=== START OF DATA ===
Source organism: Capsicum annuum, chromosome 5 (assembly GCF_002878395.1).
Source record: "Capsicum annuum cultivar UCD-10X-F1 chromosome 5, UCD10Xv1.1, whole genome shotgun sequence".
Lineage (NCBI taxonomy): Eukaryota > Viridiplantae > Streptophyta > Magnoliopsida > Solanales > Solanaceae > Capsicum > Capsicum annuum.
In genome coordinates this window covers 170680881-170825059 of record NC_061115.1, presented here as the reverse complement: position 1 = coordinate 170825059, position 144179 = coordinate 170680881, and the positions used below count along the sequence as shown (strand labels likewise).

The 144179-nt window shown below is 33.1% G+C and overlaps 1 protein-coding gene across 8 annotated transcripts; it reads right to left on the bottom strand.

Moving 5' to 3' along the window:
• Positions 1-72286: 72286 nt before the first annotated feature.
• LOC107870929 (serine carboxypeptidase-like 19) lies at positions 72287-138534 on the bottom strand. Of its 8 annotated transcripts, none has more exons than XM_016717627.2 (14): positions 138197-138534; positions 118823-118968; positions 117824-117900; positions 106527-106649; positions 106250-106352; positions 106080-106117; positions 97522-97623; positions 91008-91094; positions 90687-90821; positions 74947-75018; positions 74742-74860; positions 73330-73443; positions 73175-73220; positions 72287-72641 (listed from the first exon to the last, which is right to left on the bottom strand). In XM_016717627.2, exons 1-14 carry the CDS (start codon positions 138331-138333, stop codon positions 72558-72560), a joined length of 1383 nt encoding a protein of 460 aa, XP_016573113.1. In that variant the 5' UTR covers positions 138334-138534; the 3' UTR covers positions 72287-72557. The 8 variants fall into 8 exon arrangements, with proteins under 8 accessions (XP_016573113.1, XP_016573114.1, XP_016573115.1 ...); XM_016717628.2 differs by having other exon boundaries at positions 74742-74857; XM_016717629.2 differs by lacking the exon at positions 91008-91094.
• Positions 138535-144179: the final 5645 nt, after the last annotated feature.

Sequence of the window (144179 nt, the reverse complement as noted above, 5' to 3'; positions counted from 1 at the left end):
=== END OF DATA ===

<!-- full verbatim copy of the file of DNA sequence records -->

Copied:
Source organism: Capsicum annuum, chromosome 5 (assembly GCF_002878395.1).
Source record: "Capsicum annuum cultivar UCD-10X-F1 chromosome 5, UCD10Xv1.1, whole genome shotgun sequence".
Lineage (NCBI taxonomy): Eukaryota > Viridiplantae > Streptophyta > Magnoliopsida > Solanales > Solanaceae > Capsicum > Capsicum annuum.
In genome coordinates this window covers 170680881-170825059 of record NC_061115.1, presented here as the reverse complement: position 1 = coordinate 170825059, position 144179 = coordinate 170680881, and the positions used below count along the sequence as shown (strand labels likewise).

The 144179-nt window shown below is 33.1% G+C and overlaps 1 protein-coding gene across 8 annotated transcripts; it reads right to left on the bottom strand.

Moving 5' to 3' along the window:
• Positions 1-72286: 72286 nt before the first annotated feature.
• LOC107870929 (serine carboxypeptidase-like 19) lies at positions 72287-138534 on the bottom strand. Of its 8 annotated transcripts, none has more exons than XM_016717627.2 (14): positions 138197-138534; positions 118823-118968; positions 117824-117900; positions 106527-106649; positions 106250-106352; positions 106080-106117; positions 97522-97623; positions 91008-91094; positions 90687-90821; positions 74947-75018; positions 74742-74860; positions 73330-73443; positions 73175-73220; positions 72287-72641 (listed from the first exon to the last, which is right to left on the bottom strand). In XM_016717627.2, exons 1-14 carry the CDS (start codon positions 138331-138333, stop codon positions 72558-72560), a joined length of 1383 nt encoding a protein of 460 aa, XP_016573113.1. In that variant the 5' UTR covers positions 138334-138534; the 3' UTR covers positions 72287-72557. The 8 variants fall into 8 exon arrangements, with proteins under 8 accessions (XP_016573113.1, XP_016573114.1, XP_016573115.1 ...); XM_016717628.2 differs by having other exon boundaries at positions 74742-74857; XM_016717629.2 differs by lacking the exon at positions 91008-91094.
• Positions 138535-144179: the final 5645 nt, after the last annotated feature.

Sequence of the window (144179 nt, the reverse complement as noted above, 5' to 3'; positions counted from 1 at the left end):